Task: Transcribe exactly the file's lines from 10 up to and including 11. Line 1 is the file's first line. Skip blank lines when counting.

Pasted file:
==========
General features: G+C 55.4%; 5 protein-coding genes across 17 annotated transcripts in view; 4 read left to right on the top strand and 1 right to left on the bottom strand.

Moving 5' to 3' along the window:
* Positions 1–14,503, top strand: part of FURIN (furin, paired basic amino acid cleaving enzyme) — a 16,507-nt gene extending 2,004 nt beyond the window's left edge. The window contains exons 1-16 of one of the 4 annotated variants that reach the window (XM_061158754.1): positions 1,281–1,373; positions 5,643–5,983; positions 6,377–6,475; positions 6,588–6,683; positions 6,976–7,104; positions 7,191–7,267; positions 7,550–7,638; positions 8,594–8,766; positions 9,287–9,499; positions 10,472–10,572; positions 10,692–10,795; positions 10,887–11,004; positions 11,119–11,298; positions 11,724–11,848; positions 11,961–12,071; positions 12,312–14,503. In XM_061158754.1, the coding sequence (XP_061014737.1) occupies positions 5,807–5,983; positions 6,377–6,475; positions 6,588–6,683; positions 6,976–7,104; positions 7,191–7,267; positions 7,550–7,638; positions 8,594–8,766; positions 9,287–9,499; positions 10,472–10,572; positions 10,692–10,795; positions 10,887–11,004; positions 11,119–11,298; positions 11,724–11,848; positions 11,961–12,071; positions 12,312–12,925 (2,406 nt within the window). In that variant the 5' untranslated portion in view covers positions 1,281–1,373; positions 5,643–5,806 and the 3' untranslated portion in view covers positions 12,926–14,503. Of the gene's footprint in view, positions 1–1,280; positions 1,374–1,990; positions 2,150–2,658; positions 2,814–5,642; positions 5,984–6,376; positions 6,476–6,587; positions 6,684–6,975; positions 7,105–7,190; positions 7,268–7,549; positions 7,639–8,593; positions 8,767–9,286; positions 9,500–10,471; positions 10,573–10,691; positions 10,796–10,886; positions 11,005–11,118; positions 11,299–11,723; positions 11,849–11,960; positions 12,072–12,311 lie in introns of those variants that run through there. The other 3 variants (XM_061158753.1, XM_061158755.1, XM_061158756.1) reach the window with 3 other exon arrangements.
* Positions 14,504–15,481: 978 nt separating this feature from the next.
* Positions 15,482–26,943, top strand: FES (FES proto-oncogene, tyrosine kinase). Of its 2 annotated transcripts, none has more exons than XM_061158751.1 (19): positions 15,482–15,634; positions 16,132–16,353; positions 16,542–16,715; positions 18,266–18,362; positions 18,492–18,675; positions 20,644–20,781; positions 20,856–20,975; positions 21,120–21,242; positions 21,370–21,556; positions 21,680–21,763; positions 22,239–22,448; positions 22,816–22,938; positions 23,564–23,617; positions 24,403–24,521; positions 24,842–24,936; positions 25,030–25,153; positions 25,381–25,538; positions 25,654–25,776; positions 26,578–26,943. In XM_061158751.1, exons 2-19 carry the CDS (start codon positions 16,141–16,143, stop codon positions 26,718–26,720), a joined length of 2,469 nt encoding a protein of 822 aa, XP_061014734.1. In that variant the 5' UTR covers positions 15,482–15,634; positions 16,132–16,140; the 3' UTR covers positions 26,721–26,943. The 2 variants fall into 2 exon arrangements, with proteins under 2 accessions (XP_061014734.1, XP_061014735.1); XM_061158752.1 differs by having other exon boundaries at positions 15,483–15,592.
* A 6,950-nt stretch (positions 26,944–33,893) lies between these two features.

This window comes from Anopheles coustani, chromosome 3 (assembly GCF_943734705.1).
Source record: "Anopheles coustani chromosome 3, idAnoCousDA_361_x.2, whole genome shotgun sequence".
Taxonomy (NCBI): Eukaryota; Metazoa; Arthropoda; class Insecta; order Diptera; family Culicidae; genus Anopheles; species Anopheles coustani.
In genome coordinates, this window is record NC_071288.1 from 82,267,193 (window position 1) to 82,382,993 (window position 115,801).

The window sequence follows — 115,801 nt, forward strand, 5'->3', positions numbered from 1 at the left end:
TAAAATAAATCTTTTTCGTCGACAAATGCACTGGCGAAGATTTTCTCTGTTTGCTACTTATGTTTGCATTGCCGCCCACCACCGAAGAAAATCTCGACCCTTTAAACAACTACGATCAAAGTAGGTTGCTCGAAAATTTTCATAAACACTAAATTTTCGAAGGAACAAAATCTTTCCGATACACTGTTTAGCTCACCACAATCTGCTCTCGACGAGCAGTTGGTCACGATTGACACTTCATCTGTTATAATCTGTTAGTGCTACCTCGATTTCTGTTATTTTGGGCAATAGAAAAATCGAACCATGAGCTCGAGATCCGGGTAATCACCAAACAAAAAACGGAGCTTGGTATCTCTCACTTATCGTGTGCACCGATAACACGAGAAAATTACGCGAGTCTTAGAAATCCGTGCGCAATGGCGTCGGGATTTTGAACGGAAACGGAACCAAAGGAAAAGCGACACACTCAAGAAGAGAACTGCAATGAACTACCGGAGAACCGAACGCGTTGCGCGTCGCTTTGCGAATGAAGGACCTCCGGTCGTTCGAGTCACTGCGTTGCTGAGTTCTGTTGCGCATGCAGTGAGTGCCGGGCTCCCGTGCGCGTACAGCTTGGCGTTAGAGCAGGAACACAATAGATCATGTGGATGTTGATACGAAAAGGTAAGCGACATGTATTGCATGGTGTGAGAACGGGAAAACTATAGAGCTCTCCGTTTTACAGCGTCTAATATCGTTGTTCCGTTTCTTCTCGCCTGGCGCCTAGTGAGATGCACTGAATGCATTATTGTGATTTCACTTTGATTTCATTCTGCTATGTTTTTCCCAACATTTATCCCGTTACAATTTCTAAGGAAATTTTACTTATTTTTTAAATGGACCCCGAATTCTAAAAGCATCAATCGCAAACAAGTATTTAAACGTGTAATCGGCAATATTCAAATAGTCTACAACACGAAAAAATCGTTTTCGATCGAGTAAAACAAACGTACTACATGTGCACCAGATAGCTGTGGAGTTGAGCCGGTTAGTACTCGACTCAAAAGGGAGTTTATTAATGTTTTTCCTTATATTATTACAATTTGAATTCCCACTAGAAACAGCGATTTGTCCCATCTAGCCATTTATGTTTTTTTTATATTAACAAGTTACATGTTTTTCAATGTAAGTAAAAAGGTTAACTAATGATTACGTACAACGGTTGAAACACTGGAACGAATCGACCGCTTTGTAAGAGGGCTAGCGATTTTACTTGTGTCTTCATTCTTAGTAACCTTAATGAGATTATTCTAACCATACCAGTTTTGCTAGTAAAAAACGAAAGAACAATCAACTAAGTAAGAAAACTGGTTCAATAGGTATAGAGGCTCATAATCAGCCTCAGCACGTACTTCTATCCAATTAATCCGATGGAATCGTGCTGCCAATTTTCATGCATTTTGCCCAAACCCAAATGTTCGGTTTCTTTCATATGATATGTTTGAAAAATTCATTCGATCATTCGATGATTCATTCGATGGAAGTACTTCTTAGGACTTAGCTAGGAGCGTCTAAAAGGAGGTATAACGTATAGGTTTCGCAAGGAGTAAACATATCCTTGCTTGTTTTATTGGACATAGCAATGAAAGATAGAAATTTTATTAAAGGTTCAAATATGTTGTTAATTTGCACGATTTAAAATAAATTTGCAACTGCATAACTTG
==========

In genome coordinates, this window is record NC_071288.1 from 82,267,193 (window position 1) to 82,382,993 (window position 115,801).

The window sequence follows — 115,801 nt, forward strand, 5'->3', positions numbered from 1 at the left end: